Hul’q’umi’num’ lessons focus on daily use of language
Above: Gary and Adam Manson, front, in a group shot with the language class.
By Julie Chadwick
Students of a Hul’q’umi’num’ language learning series gathered to practice their vocabulary and hear stories from Snuneymuxw Elder Gary Manson (Xul’si’malt) in the Nanaimo branch of the Vancouver Island Regional Library on Feb. 11.
The event marked the final instalment of I’lhe’ xwiyuné:m x̌wu’x̌wi’é:m̓ – Let’s listen to storyteller – a five-week course offered through the Nanaimo Art Gallery aimed at teaching Indigenous and non-Indigenous students how to incorporate the Coast Salish language into daily practice.
“This is a ‘very first step’ kind of class,” explained participant and Snuneymuxw member Eliot White-Hill. “It’s been really valuable for people to learn how to pronounce the letters in our alphabet, because that’s the key to unlocking how to understand the language and then be able to go on your own and learn more.”
Being able to sound out the words phonetically can be an issue for new learners and also a possible barrier to having Hul’q’umi’num’ words brought into common use on things like signage or labels.
“The other thing we’ve been learning about is how to introduce ourselves, which is just such a fundamental part of conversing and being in public in Hul’q’umi’num’,” said White-Hill.
He added that teacher Adam Manson also discussed the issue of when to speak and when to listen.
“Fundamentally, the use of Hul’q’umi’num’ and the revitalization of Hul’q’umi’num’ is re-contextualizing space here in Snuneymuxw territory and bringing that back to the surface. But it’s also bridging the cultural divide that’s been created through colonization,” White-Hill said.
“So it’s really powerful to approach it in a respectful way and to have people here who are approaching it in a respectful way.”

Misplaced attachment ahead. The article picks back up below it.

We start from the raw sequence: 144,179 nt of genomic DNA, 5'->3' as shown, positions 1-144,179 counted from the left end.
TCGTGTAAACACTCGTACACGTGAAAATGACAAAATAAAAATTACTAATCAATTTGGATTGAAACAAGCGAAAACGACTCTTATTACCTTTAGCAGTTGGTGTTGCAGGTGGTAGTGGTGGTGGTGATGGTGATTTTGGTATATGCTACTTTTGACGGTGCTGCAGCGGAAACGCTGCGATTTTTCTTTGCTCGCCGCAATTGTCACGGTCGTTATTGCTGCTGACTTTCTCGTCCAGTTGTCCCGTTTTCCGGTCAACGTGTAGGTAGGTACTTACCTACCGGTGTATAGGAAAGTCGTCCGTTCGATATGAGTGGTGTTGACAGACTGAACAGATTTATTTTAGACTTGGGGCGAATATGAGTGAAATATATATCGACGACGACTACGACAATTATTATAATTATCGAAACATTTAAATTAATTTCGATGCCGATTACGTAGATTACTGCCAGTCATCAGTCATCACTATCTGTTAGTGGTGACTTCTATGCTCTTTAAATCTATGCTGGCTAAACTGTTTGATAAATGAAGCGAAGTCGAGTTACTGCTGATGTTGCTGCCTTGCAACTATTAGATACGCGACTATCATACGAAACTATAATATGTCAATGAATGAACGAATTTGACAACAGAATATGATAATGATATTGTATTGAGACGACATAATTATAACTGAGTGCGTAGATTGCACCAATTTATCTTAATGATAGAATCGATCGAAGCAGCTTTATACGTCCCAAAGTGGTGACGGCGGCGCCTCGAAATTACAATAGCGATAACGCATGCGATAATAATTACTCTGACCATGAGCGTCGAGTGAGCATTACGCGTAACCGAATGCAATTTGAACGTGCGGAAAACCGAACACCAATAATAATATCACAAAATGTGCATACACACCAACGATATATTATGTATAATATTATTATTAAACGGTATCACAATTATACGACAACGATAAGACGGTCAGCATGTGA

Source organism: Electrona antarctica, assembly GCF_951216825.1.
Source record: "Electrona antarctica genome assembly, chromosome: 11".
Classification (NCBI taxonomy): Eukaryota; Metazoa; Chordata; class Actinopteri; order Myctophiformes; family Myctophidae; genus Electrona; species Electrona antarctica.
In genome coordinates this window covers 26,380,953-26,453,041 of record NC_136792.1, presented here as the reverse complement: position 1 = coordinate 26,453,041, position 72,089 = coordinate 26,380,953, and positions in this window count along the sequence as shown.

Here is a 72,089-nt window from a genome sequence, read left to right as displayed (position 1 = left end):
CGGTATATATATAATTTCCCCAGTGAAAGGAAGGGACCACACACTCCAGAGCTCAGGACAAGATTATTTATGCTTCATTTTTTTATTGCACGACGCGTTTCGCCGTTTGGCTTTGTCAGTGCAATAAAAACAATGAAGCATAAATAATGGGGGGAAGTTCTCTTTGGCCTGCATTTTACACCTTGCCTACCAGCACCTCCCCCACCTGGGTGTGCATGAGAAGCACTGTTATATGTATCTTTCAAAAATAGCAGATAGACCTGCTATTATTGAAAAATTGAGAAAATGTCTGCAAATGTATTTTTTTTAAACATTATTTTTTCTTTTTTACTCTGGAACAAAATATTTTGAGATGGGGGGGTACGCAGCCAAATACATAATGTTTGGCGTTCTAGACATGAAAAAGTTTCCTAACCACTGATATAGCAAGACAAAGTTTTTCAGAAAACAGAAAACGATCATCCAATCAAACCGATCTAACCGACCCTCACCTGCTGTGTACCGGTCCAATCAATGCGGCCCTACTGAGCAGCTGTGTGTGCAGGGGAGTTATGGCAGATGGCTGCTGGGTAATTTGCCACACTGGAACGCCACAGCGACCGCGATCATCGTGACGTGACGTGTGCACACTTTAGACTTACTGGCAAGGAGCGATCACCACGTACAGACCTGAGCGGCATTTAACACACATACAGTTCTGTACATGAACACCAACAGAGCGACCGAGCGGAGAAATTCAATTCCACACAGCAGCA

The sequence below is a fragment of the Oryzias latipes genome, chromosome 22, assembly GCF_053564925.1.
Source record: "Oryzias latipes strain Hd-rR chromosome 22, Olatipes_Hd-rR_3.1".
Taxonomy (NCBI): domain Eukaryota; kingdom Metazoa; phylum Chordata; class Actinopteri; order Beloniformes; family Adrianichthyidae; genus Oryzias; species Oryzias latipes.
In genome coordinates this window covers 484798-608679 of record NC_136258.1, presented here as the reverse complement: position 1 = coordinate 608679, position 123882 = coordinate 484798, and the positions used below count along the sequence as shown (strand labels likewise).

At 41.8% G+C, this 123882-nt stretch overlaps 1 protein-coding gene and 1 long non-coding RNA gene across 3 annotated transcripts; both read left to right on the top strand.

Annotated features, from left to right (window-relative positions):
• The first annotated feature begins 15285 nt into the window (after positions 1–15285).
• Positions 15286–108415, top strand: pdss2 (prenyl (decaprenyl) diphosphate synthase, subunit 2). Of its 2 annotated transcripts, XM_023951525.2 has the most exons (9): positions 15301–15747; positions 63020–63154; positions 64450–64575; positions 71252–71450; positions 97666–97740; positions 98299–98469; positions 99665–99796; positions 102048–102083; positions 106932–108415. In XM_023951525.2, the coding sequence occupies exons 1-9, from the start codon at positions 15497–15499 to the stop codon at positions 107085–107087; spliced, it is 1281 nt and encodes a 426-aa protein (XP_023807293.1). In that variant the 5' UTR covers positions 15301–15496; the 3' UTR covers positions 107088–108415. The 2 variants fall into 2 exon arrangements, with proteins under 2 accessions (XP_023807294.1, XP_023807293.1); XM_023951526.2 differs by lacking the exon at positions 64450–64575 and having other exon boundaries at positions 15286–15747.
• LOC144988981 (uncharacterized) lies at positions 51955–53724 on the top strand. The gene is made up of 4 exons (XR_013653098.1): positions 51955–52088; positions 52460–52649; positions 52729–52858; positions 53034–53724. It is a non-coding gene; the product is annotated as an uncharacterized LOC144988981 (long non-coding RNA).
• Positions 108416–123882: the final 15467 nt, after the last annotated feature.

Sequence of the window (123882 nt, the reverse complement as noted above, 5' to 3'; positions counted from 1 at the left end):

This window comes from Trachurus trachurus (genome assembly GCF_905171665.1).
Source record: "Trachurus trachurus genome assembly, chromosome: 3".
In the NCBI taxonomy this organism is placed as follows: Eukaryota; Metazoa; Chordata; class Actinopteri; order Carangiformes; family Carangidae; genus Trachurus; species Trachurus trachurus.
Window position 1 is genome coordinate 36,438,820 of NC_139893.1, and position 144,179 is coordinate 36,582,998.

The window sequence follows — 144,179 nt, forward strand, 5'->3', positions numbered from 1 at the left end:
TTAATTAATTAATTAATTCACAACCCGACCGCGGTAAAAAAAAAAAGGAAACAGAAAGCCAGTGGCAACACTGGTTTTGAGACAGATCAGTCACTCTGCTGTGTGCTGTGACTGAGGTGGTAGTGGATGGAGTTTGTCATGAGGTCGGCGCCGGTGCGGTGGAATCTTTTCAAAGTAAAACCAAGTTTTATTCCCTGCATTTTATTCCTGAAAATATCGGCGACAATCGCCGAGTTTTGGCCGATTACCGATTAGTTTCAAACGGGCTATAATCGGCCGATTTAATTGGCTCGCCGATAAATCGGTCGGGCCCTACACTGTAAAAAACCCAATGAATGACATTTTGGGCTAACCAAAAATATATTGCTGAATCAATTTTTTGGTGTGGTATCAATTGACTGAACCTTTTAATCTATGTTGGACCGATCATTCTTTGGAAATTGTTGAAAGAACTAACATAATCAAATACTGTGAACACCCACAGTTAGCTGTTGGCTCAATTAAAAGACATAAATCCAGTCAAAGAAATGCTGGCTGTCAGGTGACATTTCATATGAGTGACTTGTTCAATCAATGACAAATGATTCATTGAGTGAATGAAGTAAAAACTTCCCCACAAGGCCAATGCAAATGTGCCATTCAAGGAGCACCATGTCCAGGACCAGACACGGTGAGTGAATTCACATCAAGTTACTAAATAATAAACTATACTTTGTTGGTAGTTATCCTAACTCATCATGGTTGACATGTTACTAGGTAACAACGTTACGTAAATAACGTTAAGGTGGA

The push to offer the class was driven by Arlene Deptuck, Nanaimo Art Gallery’s indigenous education coordinator who started working at the NAG in 2016 and describes herself as a language “keener.”
“I was working in the schools and I was really trying to have my daughter’s school have Hul’q’umi’num’, but the district shared with me that we couldn’t, because there weren’t enough Indigenous students,” she said. “As a Tsimshian living in their territory I wanted my daughters to acknowledge territory by using language.”
Deptuck then began to look at other options. After searching online, she found a video by Eli Hirtle called Voices on the Rise that featured Gary and Adam’s personal journey with the language — which was helped along by a mentor-apprentice program run by the First Peoples’ Cultural Council.
“I did four or five years with Adam out of that program. That’s how I brought him to the language, and he caught on to it really well,” said Gary.
Gary said that he is proud of his son Adam’s teaching abilities. Along with teaching at the art gallery, Adam has taught Hul’q’umi’num’ in the local school district as well as at the Stz’uminus Community School.
Their efforts towards the promotion of their language have not gone unnoticed.
In January, the City of Nanaimo announced that both Gary and Adam had been selected for an Honour in Heritage Award, which “recognizes individuals, groups and corporations who demonstrate outstanding support, advocacy, promotion or interpretation of Nanaimo’s heritage and history.”
The two will be honoured at the city’s 2020 Culture & Heritage Awards on April 16.
The next language series offered by the NAG starts on March 31.